County Pays Millions Over Teen's Heroin Withdrawal Death In Jail

By Keri Blakinger 10/29/18

“Anyone who looked at her would have known that she was very sick and that she needed attention,” said the family's lawyer.

judge striking gavel

A Pennsylvania county has agreed to pay nearly $5 million as part of a settlement in the case of a teenager who died in jail after guards ignored her worsening medical condition during four brutal days of heroin withdrawal. 

Despite the costly payout, it’s not clear whether the Lebanon County Correctional Facility death will lead to any policy change—but attorneys say it sends a message that even small lock-ups need to take care of inmates who are physically dependent on drugs.

“The days of viewing people addicted to drugs as junkies unworthy of sympathy and care, are long past,” Jonathan Feinberg, a civil rights attorney representing the family, told the Associated Press. “It’s a very short chain of events that leads to death.”

When 18-year-old Victoria Herr was arrested in March 2015, she had a 10-bag-a-day heroin habit. She’d been picked up when police looking for her boyfriend found drugs in their apartment. It was her first time in jail, and she warned staff about the amount of drugs she’d been doing and told her cellmate she was worried about how bad the withdrawal would be. 

For four days, the teen was vomiting and had diarrhea. But the jail only gave her Ensure, water and adult diapers. She couldn’t keep down any liquids and became severely dehydrated. The day before she collapsed, Herr begged for lemonade during a phone call home to her mother.

“Anyone who looked at her would have known that she was very sick and that she needed attention,” Feinberg said. “There was a complete disregard for her needs, which can only be tied back to the fact that she was addicted to drugs.”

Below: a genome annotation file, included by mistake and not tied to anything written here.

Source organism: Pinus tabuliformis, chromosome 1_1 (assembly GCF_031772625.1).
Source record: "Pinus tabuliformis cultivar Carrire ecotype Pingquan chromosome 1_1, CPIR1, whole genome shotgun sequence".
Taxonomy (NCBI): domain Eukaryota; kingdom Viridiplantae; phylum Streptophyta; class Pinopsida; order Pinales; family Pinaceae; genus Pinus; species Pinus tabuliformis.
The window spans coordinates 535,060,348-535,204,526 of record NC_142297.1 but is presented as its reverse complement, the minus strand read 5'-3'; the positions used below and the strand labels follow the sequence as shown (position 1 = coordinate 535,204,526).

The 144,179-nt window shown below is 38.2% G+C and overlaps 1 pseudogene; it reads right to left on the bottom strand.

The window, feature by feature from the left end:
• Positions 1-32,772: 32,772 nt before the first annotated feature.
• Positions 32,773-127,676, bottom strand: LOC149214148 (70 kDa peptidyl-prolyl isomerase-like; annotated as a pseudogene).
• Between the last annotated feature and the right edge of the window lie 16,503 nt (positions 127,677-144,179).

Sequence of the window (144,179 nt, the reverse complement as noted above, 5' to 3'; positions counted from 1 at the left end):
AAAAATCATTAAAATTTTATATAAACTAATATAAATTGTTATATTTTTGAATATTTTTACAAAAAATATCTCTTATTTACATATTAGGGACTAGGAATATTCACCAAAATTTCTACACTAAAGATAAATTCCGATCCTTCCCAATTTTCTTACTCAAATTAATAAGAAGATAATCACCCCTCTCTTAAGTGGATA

On March 31—four days after her arrest—she collapsed in the jail and was rushed to the hospital. She went into cardiac arrest, according to the Lebanon Daily News, but lingered for days on a ventilator before finally dying on April 5.

The fatality, her lawyers said, could have been prevented if jailers had simply taken her to the hospital sooner for intravenous fluids. 

Although opioid withdrawal does not always lead to death, it can be fatal in cases of severe dehydration. That possibility has prompted some jails to begin offering medications—like buprenorphine—to ease withdrawal, and sometimes continue use for long-term treatment.

Despite the hefty size of the agreed-upon payout in Herr’s case, an attorney for the jailers stressed that no one actually copped to doing anything wrong as any part of the settlement.

“The case was resolved amicably,” the attorney, Hugh O’Neill, told the Associated Press. He declined to say whether the county had changed any policies since the teen’s death. The county administrator, Jamie Wolgemuth, issued a statement to the local news highlighting the fact that state police and the Lehigh County Coroner did not send the case to prosecutors for “further inquiry.”

Regardless, lawyers for Herr’s family framed the settlement as a win for correctional accountability.

“It’s certainly one of the largest settlements in at least the last 10 years involving the death of a prisoner in civil rights litigation,” Feinberg told the Lebanon paper. “When there are breakdowns in the way a prison is run, and when those breakdowns cause harm like the unimaginable harm that was caused to Tori Herr, this suit shows that prisons and staff will be held accountable.”

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Keri Blakinger is a former drug user and current reporter living in Texas. She covers breaking news for the Houston Chronicle and previously worked for the New York Daily News and the Ithaca Times. She has written about drugs and criminal justice for the Washington Post, Salon, Quartz and more. She loves dogs and is not impressed by rodeo food. Find Keri on LinkedIn and Twitter.